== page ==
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5 definitions found
 for painting
From The Collaborative International Dictionary of English v.0.48 :

  Paint \Paint\ (p[=a]nt), v. t. [imp. & p. p. Painted; p. pr. &
     vb. n. Painting.] [OE. peinten, fr. F. peint, p. p. of
     peindre to paint, fr. L. pingere, pictum; cf. Gr. poiki`los
     many-colored, Skr. pi[,c] to adorn. Cf. Depict, Picture,
     Pigment, Pint.]
     1. To cover with coloring matter; to apply paint to; as, to
        paint a house, a signboard, etc.
        [1913 Webster]
              Jezebel painted her face and tired her head. --2
                                                    Kings ix. 30.
        [1913 Webster]
     2. Fig.: To color, stain, or tinge; to adorn or beautify with
        colors; to diversify with colors.
        [1913 Webster]
              Not painted with the crimson spots of blood. --Shak.
        [1913 Webster]
              Cuckoo buds of yellow hue
              Do paint the meadows with delight.    --Shak.
        [1913 Webster]
     3. To form in colors a figure or likeness of on a flat
        surface, as upon canvas; to represent by means of colors
        or hues; to exhibit in a tinted image; to portray with
        paints; as, to paint a portrait or a landscape.
        [1913 Webster]
     4. Fig.: To represent or exhibit to the mind; to describe
        vividly; to delineate; to image; to depict; as, to paint a
        political opponent as a traitor.
        [1913 Webster]
              The word is too good to paint out her wickedness.
        [1913 Webster]
              If folly grow romantic, I must paint it. --Pope.
        [1913 Webster]
     Syn: To color; picture; depict; portray; delineate; sketch;
          draw; describe.
          [1913 Webster]

From The Collaborative International Dictionary of English v.0.48 :

  Painting \Paint"ing\, n.
     1. The act or employment of laying on, or adorning with,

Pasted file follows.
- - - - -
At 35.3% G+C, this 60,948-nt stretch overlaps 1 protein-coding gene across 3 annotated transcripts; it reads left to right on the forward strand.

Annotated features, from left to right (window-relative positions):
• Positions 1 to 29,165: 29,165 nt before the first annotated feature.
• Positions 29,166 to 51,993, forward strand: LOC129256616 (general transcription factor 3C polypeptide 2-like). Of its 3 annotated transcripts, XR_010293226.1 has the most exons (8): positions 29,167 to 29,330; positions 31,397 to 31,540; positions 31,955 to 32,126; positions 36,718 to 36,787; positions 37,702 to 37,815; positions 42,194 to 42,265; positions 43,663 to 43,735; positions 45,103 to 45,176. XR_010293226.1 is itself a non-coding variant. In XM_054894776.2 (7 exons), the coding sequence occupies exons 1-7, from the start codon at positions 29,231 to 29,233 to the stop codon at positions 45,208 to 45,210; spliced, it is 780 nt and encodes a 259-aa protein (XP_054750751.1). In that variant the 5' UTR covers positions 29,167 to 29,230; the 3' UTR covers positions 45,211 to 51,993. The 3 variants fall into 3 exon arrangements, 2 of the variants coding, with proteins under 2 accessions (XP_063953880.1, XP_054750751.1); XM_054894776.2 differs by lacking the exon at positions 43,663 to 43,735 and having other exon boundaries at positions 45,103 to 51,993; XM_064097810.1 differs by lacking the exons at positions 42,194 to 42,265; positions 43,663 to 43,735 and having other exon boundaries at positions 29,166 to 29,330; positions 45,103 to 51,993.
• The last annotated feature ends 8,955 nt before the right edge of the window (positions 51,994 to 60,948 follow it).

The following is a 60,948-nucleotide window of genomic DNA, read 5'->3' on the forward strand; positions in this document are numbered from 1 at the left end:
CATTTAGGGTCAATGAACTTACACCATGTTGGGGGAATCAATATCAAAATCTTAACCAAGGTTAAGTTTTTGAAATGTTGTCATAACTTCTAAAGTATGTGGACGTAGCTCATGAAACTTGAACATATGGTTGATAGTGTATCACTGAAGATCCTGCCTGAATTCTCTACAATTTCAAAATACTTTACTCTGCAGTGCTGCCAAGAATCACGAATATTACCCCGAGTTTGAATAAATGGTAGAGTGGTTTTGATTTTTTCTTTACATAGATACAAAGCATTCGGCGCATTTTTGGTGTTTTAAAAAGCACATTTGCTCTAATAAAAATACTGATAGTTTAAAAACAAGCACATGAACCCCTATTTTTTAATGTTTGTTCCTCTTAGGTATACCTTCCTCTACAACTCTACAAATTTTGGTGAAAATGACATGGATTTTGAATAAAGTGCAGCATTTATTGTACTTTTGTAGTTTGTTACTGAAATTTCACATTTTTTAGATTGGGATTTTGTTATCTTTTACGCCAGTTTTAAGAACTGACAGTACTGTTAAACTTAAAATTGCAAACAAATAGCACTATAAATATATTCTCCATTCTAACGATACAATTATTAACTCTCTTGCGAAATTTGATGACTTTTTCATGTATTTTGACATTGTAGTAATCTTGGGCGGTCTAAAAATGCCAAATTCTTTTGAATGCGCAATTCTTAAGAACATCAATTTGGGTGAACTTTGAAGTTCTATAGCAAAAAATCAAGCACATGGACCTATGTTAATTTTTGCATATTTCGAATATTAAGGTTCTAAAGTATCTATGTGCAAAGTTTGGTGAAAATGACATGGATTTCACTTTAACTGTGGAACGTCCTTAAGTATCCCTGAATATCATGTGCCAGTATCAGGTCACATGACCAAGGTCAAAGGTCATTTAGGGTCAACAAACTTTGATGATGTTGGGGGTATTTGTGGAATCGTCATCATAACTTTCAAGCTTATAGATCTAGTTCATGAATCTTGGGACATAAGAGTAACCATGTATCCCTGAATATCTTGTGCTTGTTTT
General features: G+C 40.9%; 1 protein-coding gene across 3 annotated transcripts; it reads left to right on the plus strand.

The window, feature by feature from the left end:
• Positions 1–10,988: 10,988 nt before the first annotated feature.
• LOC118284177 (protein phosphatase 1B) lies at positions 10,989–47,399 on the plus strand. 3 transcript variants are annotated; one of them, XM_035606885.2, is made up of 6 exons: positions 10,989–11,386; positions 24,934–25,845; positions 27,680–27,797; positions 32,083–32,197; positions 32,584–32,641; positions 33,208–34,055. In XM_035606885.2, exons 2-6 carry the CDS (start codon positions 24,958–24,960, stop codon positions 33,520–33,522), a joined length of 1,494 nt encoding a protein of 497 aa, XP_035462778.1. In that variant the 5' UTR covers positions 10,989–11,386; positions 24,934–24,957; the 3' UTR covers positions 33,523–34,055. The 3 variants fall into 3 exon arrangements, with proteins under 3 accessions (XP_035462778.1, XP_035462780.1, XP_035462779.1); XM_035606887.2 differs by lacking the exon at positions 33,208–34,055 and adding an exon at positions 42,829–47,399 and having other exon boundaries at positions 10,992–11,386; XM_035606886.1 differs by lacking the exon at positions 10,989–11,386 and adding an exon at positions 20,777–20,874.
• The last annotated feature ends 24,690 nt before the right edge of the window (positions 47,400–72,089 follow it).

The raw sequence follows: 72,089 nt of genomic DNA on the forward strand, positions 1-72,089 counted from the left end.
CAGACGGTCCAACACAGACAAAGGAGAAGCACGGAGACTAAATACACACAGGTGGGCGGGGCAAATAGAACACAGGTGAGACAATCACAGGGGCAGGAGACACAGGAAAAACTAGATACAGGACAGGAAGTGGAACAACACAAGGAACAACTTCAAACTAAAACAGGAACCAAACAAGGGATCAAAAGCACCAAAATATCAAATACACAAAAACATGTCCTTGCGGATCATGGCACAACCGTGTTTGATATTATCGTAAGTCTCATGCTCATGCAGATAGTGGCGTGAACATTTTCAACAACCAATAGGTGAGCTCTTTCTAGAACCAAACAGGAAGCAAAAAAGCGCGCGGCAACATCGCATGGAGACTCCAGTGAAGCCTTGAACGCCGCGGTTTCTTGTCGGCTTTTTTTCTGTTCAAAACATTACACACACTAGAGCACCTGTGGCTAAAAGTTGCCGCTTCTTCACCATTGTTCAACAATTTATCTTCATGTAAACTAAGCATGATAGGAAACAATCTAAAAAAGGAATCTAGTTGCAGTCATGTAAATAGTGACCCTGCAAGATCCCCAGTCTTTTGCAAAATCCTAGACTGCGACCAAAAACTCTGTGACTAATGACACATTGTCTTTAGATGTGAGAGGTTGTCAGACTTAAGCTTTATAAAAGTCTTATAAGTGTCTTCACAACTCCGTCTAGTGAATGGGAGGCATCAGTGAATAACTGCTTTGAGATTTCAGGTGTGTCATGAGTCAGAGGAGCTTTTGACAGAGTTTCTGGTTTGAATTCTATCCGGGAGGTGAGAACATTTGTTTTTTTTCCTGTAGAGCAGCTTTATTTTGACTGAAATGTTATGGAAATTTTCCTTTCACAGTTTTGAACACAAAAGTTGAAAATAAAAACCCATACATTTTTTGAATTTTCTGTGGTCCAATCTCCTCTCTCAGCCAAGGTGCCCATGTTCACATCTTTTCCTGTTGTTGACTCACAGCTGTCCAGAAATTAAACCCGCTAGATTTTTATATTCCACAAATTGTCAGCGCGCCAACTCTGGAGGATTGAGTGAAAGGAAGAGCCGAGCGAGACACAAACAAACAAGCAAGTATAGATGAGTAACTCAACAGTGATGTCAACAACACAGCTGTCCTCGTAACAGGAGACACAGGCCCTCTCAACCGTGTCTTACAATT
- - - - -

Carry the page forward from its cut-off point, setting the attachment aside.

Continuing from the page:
paints or colors.
        [1913 Webster]
     2. (Fine Arts) The work of the painter; also, any work of art
        in which objects are represented in color on a flat
        surface; a colored representation of any object or scene;
        a picture.
        [1913 Webster]
     3. Color laid on; paint. [R.] --Shak.
        [1913 Webster]
     4. A depicting by words; vivid representation in words.
        [1913 Webster]
     Syn: See Picture.
          [1913 Webster]

From WordNet (r) 3.0 (2006) :

      n 1: graphic art consisting of an artistic composition made by
           applying paints to a surface; "a small painting by
           Picasso"; "he bought the painting as an investment"; "his
           pictures hang in the Louvre" [syn: painting, picture]
      2: creating a picture with paints; "he studied painting and
         sculpture for many years"
      3: the act of applying paint to a surface; "you can finish the
         job of painting faster with a roller than with a brush"
      4: the occupation of a house painter; "house painting was the
         only craft he knew" [syn: painting, house painting]

From Moby Thesaurus II by Grady Ward, 1.0 :

  52 Moby Thesaurus words for "painting":
     acrylic painting, aquarelle, calcimining, canvas, coating,
     coloring, covering, drawing, easel-picture, enameling,
     encaustic cerography, encaustic painting, finger painting,
     flower painting, fresco, fresco painting, genre painting, gilding,
     glazing, glossing, gouache, graphic artist, graphic arts, graphics,
     grisaille, illumination, illustration, impasto, japanning,
     monochrome, mural painting, oil, oil painting, photography,
     picturization, portraiture, poster painting, priming, printing,
     printmaking, relief-carving, shellacking, staining, stippling,
     tempera, the brush, undercoating, varnishing, wash, wash drawing,
     water, whitewashing

From The Devil's Dictionary (1881-1906) :

  PAINTING, n.  The art of protecting flat surfaces from the weather and
  exposing them to the critic.
      Formerly, painting and sculpture were combined in the same work: 
  the ancients painted their statues.  The only present alliance between
  the two arts is that the modern painter chisels his patrons.

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